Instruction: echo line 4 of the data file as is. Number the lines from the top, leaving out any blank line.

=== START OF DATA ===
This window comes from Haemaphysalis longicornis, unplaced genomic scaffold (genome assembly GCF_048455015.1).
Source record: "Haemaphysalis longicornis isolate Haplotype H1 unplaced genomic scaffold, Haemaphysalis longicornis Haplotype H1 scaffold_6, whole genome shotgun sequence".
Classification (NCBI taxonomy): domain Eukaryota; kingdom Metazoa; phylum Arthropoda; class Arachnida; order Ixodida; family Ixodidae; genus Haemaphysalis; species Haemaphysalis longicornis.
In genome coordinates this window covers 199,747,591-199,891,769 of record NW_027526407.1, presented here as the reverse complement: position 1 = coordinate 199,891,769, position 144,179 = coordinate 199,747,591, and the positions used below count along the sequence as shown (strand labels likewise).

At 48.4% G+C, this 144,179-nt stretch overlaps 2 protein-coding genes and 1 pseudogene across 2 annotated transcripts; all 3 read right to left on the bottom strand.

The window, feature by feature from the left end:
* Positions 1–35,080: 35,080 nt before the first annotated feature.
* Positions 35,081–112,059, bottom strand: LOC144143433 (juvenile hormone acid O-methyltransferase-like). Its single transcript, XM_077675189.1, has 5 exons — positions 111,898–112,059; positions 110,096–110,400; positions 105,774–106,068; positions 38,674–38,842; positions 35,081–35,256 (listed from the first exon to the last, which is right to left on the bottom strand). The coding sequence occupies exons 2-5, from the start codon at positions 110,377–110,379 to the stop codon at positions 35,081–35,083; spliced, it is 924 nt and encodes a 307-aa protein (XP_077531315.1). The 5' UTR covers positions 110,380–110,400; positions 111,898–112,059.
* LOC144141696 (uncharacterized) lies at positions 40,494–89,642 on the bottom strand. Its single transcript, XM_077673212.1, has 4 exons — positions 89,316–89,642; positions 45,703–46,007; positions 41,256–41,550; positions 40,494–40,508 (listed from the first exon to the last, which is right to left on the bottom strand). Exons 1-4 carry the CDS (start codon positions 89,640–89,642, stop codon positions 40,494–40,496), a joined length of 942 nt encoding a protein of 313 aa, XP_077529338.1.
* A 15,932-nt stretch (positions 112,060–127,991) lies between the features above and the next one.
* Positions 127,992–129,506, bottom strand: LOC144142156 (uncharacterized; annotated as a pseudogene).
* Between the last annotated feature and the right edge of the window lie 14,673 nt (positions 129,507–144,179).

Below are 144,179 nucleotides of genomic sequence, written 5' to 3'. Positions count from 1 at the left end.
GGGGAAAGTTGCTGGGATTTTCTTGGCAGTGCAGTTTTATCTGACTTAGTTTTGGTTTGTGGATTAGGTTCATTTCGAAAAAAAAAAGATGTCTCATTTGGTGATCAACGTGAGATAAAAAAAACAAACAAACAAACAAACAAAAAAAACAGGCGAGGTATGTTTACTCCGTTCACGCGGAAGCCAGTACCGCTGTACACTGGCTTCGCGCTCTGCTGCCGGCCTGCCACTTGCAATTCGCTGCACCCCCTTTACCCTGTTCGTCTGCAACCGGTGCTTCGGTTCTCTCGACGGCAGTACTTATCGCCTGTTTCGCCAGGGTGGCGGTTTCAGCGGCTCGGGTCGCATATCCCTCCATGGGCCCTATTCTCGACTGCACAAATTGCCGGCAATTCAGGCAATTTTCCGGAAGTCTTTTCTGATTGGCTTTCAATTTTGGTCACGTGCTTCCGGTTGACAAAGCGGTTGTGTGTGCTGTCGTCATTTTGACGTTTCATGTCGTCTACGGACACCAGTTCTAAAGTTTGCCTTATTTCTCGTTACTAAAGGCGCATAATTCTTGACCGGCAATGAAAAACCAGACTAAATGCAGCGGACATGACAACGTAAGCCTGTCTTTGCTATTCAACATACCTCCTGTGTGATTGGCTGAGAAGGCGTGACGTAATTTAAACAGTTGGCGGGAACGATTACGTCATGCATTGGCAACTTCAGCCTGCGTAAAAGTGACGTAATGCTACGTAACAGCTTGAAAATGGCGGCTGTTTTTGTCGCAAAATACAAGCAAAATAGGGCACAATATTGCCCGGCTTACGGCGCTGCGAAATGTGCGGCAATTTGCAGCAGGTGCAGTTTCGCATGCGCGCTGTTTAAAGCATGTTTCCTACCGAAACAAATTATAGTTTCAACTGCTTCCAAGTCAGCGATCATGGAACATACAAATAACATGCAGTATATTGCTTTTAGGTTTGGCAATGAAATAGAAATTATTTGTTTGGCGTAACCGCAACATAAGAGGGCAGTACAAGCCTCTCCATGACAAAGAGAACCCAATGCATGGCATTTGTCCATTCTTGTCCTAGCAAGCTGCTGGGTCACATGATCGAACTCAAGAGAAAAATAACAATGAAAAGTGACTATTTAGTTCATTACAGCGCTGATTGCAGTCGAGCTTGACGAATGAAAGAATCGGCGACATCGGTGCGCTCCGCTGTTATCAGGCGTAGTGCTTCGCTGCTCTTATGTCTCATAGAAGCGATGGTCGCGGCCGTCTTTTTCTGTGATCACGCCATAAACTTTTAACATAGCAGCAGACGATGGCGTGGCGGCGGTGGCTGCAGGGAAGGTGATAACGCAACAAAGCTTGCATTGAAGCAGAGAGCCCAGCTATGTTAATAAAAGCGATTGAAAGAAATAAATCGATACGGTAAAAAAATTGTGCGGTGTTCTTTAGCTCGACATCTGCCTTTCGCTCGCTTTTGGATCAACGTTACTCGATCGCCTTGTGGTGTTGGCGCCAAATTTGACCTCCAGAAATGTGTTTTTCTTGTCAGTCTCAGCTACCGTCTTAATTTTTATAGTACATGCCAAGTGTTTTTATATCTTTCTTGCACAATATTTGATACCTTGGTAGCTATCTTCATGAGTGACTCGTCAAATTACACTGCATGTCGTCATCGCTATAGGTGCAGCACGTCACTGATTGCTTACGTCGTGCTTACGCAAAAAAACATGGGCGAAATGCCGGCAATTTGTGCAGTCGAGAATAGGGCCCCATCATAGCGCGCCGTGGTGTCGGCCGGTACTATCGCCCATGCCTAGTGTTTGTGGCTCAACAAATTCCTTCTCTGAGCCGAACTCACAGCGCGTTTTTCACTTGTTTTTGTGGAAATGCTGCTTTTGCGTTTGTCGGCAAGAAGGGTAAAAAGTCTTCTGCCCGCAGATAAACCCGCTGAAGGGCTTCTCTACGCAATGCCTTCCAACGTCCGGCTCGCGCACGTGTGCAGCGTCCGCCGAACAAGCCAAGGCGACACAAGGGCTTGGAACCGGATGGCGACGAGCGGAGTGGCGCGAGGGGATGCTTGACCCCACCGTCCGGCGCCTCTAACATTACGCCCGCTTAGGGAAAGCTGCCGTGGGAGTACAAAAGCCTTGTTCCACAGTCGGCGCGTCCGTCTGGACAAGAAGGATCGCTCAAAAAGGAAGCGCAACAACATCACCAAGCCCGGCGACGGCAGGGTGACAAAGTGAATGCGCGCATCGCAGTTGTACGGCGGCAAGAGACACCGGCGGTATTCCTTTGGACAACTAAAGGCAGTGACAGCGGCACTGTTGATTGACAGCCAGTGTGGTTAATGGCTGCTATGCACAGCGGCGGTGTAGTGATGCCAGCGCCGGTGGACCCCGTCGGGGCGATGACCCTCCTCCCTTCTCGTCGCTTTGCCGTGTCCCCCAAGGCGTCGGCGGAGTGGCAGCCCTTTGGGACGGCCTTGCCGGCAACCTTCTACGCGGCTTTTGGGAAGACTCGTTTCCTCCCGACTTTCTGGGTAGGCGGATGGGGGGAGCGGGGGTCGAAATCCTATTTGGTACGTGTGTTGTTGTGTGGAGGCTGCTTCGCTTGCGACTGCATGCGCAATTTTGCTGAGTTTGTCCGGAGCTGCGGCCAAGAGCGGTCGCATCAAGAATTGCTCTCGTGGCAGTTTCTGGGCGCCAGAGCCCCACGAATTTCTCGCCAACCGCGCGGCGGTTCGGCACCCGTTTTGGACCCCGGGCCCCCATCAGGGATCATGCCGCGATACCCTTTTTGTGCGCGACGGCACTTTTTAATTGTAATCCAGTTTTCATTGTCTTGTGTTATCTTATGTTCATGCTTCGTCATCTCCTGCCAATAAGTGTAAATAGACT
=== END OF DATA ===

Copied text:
In genome coordinates this window covers 199,747,591-199,891,769 of record NW_027526407.1, presented here as the reverse complement: position 1 = coordinate 199,891,769, position 144,179 = coordinate 199,747,591, and the positions used below count along the sequence as shown (strand labels likewise).